Mid-season report card

I don't know about you, but when I was in school we got report cards about halfway through the grading period. For me, that tradition is still alive even though I'm not in school anymore. The midway point of the Bassmaster Elite Series season is a good time to look back and evaluate my performance.

Of course, the real report card for Elite anglers is the Toyota Bassmaster Angler of the Year standings. Those grades don't lie. They tell you exactly how you stack up against the rest of the field. Right now I'm 58th out of 108 anglers — about as close to the middle of the pack as you can get.

When I grade myself on the key things that go into my fishing, here's what my report card looks like.

Preseason Preparation = C

A lot goes into getting ready for a season on the Elite Series, and this year I didn't do as good a job as I should have. I didn't spend as much time on tackle preparation as I usually do, and it's cost me.

There have been a couple of times when I wanted to try a bait or technique, but the stuff I needed was back at home. Not only does that hurt you because you can't try some things that might work, but it takes your head out of the game ... just a little — maybe just enough to hurt you. Instead of being completely focused on the task of fishing, you find yourself thinking, "I wonder how I'd be doing if I had this or that with me?"

Practice = C

The official practice period of Elite events is critical. It's when you get dialed in to what the bass are doing on the tournament waters. This year, I haven't been covering water the way I should. Instead I've been focusing on one area and trying to figure out the fish there rather than trying to find the very best area. It's cost me, too. Several times I wasn't in the right places and didn't give myself a chance to succeed.

Last week at Toledo Bend was a good example of my practice issues this year. In practice, I caught a giant on a jerkbait and got on a good flippin' pattern. I found several ways to catch some pretty good fish, but I never locked in on any of them. I needed to use my time better.

Execution = D

This year, my execution has been terrible, and I'm really not sure what's wrong. I had the bites to do well at Lake Seminole — including two chances at the same 10 pounder — but couldn't put them in the boat. The same thing happened at the St. Johns River. I had plenty of opportunities, but didn't maximize them.

I'm just not putting the big bites in the boat, and it's frustrating.

On-the-Water Adjustments = B

Being aware of any changes on the water and adjusting to them quickly and effectively is a big part of being a successful tournament angler. I have a tendency to be stubborn once a tournament starts and will often stick to what I found in practice even though the signs are there to do something different. It's something I have to concentrate on to do well.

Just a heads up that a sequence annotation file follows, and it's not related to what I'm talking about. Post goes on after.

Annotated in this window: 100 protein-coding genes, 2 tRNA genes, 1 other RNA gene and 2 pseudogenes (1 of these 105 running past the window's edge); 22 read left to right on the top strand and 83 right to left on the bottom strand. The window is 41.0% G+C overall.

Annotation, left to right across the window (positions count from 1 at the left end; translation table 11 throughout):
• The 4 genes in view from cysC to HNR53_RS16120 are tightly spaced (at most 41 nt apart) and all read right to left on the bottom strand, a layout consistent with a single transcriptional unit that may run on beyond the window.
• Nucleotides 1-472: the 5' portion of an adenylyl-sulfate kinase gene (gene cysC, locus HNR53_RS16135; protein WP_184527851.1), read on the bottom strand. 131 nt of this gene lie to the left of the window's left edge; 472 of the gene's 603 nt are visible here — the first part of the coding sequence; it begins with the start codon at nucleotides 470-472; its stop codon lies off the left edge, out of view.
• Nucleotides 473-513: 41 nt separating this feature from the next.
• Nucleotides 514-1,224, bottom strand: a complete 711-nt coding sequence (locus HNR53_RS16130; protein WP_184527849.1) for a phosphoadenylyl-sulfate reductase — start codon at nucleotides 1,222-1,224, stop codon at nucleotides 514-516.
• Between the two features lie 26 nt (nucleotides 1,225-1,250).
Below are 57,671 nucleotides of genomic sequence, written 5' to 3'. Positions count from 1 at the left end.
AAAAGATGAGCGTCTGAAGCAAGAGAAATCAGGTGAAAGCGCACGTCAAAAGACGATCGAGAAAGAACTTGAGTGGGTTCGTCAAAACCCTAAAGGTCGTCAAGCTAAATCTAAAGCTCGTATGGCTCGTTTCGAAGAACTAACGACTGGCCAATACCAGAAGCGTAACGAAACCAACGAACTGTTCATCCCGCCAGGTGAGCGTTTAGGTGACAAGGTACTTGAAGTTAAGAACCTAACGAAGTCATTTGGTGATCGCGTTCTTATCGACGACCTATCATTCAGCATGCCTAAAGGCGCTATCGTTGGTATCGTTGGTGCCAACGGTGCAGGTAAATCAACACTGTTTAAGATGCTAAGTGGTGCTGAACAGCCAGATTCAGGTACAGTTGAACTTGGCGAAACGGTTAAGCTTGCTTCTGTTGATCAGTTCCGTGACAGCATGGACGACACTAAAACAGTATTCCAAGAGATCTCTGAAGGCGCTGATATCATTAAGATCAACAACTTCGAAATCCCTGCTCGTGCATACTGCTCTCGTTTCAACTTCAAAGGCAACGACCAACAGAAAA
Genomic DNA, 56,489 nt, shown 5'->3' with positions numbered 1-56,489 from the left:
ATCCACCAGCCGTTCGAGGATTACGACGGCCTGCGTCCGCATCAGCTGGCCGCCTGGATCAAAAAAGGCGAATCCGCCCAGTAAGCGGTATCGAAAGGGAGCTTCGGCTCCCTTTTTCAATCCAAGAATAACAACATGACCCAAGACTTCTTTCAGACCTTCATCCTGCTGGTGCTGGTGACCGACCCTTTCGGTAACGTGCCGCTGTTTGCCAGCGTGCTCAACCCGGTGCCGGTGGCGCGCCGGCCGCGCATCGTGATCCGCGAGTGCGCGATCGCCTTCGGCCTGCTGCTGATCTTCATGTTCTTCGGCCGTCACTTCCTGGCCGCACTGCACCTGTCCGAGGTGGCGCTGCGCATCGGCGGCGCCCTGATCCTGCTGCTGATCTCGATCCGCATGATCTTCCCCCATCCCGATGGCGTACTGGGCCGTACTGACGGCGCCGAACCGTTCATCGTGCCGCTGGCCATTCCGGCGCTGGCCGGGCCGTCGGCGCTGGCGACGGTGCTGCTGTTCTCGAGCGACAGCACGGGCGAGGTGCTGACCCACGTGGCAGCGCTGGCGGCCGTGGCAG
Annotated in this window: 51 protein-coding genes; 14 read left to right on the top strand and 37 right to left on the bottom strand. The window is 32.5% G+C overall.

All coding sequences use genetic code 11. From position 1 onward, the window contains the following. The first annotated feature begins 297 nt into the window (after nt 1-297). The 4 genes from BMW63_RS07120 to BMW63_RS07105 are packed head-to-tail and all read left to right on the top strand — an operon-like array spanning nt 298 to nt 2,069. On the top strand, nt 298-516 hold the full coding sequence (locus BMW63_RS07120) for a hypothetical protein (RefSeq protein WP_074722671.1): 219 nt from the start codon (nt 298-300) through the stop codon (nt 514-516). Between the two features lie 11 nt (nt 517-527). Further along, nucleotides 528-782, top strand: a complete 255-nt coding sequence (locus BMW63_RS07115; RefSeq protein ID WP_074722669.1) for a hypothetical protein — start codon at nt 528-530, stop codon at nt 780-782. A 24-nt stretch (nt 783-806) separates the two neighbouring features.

This is actually one of the few areas I'm reasonably happy about this year. I've been making some pretty good adjustments on the fly after the tournaments started and have been able to improve my catches from day to day as a result.

Equipment = A

Having quality equipment and taking care of it is critical on the tournament trail. Luckily, I work with some great sponsors and take the time to make sure my gear is ready for the grind of the Elite season.

This year I've had no issues, no mechanical failures and no problems that took me away from my fishing. It would be nice to have a scapegoat for the season I'm having, but it's definitely not the equipment.

Overall Grade = C-

Maybe I'm going a little easy on myself here, but there are a lot of fine lines in fishing. A break here or there and I could easily be 20 places higher in the standings. So far this year, the breaks haven't been going my way. Hopefully, that will change.

Areas for Improvement

No report card is complete without a rundown of areas where improvements can be made, and I have plenty of them. I'll spare you the full list and just share two.

First, I misjudged some events by thinking I needed huge weights to do well when it took a lot less. For example, I went into the early events thinking I needed 25 pounds a day to have a chance to win. I was confident I could catch 21 or 22 pounds, but thought I needed more. So, I went looking for bigger bags and fell way short. If I had stayed on the fish I knew I could catch, I would have done a lot better.

Second, too much homework can be almost as bad as not enough. This is closely tied to that first area for improvement. When you're doing your research, you have to put it in some sort of perspective. Maybe historical tournament weights are unusually high because of a different time of year or the use of Alabama rigs. When that happens, you have to readjust your take on the event.

I plan to pull my grades up in the second half.